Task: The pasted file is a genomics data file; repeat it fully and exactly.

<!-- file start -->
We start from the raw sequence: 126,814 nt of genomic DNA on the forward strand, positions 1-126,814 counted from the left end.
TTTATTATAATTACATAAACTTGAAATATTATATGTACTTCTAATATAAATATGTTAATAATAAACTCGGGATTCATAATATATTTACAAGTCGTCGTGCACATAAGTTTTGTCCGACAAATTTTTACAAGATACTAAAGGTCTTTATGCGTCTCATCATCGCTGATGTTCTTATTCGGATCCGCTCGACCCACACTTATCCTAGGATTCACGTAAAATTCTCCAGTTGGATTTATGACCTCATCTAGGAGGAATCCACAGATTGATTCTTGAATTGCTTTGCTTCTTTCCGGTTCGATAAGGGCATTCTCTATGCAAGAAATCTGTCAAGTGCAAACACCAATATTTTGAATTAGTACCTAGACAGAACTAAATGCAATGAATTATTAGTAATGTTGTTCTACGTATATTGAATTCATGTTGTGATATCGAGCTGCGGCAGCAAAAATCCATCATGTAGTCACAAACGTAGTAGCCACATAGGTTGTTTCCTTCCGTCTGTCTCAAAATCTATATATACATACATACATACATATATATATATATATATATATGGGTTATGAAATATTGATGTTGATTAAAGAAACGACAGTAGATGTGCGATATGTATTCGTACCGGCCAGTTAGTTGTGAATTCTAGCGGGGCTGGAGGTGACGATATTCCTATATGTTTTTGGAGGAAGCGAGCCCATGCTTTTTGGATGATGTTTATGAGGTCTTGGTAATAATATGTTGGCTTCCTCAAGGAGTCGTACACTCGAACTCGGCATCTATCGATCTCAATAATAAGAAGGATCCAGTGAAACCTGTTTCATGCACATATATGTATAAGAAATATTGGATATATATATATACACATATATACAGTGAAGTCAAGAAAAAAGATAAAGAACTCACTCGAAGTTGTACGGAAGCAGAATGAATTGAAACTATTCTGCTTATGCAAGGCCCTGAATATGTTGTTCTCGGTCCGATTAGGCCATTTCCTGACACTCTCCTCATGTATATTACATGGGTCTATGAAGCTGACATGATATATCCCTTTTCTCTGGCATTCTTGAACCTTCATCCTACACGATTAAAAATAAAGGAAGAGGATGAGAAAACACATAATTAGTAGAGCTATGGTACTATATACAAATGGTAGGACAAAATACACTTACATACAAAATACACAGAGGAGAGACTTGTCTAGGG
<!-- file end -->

We start from the raw sequence: 126,814 nt of genomic DNA on the forward strand, positions 1-126,814 counted from the left end.
TTTATTATAATTACATAAACTTGAAATATTATATGTACTTCTAATATAAATATGTTAATAATAAACTCGGGATTCATAATATATTTACAAGTCGTCGTGCACATAAGTTTTGTCCGACAAATTTTTACAAGATACTAAAGGTCTTTATGCGTCTCATCATCGCTGATGTTCTTATTCGGATCCGCTCGACCCACACTTATCCTAGGATTCACGTAAAATTCTCCAGTTGGATTTATGACCTCATCTAGGAGGAATCCACAGATTGATTCTTGAATTGCTTTGCTTCTTTCCGGTTCGATAAGGGCATTCTCTATGCAAGAAATCTGTCAAGTGCAAACACCAATATTTTGAATTAGTACCTAGACAGAACTAAATGCAATGAATTATTAGTAATGTTGTTCTACGTATATTGAATTCATGTTGTGATATCGAGCTGCGGCAGCAAAAATCCATCATGTAGTCACAAACGTAGTAGCCACATAGGTTGTTTCCTTCCGTCTGTCTCAAAATCTATATATACATACATACATACATATATATATATATATATATATGGGTTATGAAATATTGATGTTGATTAAAGAAACGACAGTAGATGTGCGATATGTATTCGTACCGGCCAGTTAGTTGTGAATTCTAGCGGGGCTGGAGGTGACGATATTCCTATATGTTTTTGGAGGAAGCGAGCCCATGCTTTTTGGATGATGTTTATGAGGTCTTGGTAATAATATGTTGGCTTCCTCAAGGAGTCGTACACTCGAACTCGGCATCTATCGATCTCAATAATAAGAAGGATCCAGTGAAACCTGTTTCATGCACATATATGTATAAGAAATATTGGATATATATATATACACATATATACAGTGAAGTCAAGAAAAAAGATAAAGAACTCACTCGAAGTTGTACGGAAGCAGAATGAATTGAAACTATTCTGCTTATGCAAGGCCCTGAATATGTTGTTCTCGGTCCGATTAGGCCATTTCCTGACACTCTCCTCATGTATATTACATGGGTCTATGAAGCTGACATGATATATCCCTTTTCTCTGGCATTCTTGAACCTTCATCCTACACGATTAAAAATAAAGGAAGAGGATGAGAAAACACATAATTAGTAGAGCTATGGTACTATATACAAATGGTAGGACAAAATACACTTACATACAAAATACACAGAGGAGAGACTTGTCTAGGG